Online gambling and cash markets

Euro cash pileAn oft missed opportunity in the online gambling marketplace is the potential of cash depositing players. Online operators tend to think of depositing players needing to be supplied with vast options for depositing funds via credit cards or e-wallets, but seldom do the thought processes turn to requirements of accepting cash. And why should they? After all, we are talking online here.

Or should we stop and consider for a moment the inherent yet largely untapped possibilities of accepting cash in online gambling?

Think about it as creating more avenues for recreational players, those who play on impulse. Cash players who do not want to spend the extra time creating an account on a website, transferring funds from their bank to a gaming account and waiting days for the banks to clear and complete the transaction. Offering a method for accepting cash, a player could, for example, walk into a licensed gambling outlet on the local high street and place a bet quickly and easily before the weekend football starts. No banks, no hassle, no headaches.

These days we find all manner of video lottery terminals and slot machines are licensed for entertainment purposes everywhere from pubs to petrol stations. This too presents an opportunity to place entertainment machines and allow the exchange of cash for vouchers in many more locations and therefore reach a far larger audience. Extend the principle outwards a little and we have a distribution method that encompasses and benefits the agent model too.

Offering such a method to be able to accept cash players now opens up your reach to a much wider sphere of influence. Using the Tain Voucher system provides this cash based possibility. Similar to the benefits of using Bitcoins, vouchers are instant and chargeback free. Players can purchase vouchers at any time for cash and play games whenever and wherever they choose. Vouchers can be utilised on the operator’s website, via shop-based betting terminals or even used as part of a greater marketing strategy.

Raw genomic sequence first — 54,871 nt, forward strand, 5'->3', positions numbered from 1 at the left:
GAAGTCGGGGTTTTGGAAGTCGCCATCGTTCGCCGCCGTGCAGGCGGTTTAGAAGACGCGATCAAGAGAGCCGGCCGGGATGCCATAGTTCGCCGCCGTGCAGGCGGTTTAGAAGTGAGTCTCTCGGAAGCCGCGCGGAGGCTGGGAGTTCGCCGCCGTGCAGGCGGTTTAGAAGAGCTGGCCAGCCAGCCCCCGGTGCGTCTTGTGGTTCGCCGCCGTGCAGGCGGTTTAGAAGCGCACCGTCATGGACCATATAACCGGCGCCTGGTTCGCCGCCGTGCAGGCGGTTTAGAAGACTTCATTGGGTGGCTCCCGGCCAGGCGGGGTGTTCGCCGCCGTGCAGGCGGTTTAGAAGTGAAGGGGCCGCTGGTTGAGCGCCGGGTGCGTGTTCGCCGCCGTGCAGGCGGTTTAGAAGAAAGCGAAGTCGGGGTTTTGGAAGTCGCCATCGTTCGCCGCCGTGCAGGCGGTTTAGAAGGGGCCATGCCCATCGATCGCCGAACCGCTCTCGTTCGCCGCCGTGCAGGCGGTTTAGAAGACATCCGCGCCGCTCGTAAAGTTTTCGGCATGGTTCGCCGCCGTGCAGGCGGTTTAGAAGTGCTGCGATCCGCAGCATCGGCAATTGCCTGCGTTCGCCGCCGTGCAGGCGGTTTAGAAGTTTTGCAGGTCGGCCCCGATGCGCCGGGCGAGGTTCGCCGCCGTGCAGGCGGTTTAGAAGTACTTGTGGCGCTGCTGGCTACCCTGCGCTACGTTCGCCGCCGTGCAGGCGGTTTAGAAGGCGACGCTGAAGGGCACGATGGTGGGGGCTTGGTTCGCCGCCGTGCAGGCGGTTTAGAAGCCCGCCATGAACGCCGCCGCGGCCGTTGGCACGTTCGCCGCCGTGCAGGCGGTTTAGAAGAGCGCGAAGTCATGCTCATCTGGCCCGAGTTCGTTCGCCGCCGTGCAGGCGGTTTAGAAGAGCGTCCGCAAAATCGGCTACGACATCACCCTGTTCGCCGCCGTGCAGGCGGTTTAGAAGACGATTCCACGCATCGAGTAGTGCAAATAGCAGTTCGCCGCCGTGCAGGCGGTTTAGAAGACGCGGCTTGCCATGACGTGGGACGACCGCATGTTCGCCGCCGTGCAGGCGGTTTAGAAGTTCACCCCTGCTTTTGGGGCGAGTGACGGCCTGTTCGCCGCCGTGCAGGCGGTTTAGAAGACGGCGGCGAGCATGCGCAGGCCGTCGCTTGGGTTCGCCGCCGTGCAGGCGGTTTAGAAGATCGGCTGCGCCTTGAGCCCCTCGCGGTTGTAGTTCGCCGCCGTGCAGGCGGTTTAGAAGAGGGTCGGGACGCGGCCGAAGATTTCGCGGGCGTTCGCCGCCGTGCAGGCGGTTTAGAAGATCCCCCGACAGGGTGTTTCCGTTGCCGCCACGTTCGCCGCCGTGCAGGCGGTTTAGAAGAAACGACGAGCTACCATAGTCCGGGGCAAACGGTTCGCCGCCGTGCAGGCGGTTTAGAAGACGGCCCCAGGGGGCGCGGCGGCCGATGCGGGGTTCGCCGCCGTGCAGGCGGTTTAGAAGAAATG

Starting out as an online gambling operator

Full aheadStarting out with your first venture into the online gambling business can be a daunting prospect. There are many hoops that aspiring operator will need to jump through before they can take that first bet. Many affiliates have successfully built their businesses and want to take the next step to becoming an operator, but how simple is it in reality?

First up on the list is selecting what games you want to offer. Your players may focus on poker, but side games (such as slots or blackjack) are very popular and an excellent source of revenue. Casino games are always going to be income generators and have been popular with players of all demographics. So it often makes sense to add casino to whatever your target market is. Sportsbooks have traditionally been an expensive and complicated behemoth that gobbles resources. No more is this the case and now operators of any size can add a sportsbook offering with the Tain Thorium Sportsbook.

If you choose to operate under your own licence, instead of opting to piggy-back on an existing white-label, then next up on the list is to decide where exactly you would prefer to be licensed from. There are pros and cons to each jurisdiction. To take just two, Malta benefits from European location and the ability to gain access to certain payment service providers dominant in the European markets. On the other hand, Curacao offers a far simpler and more cost-effective solution with a single licence for all gaming products.

Tain offers a clean and simple approach in these matters, allowing new operators to grow in their own time through our white-label products with a full suite of games on offer, right through to becoming a fully licensed operator. Because Tain keeps your player data completely separate from all other data, moving your business onwards and upwards should never be a hurdle.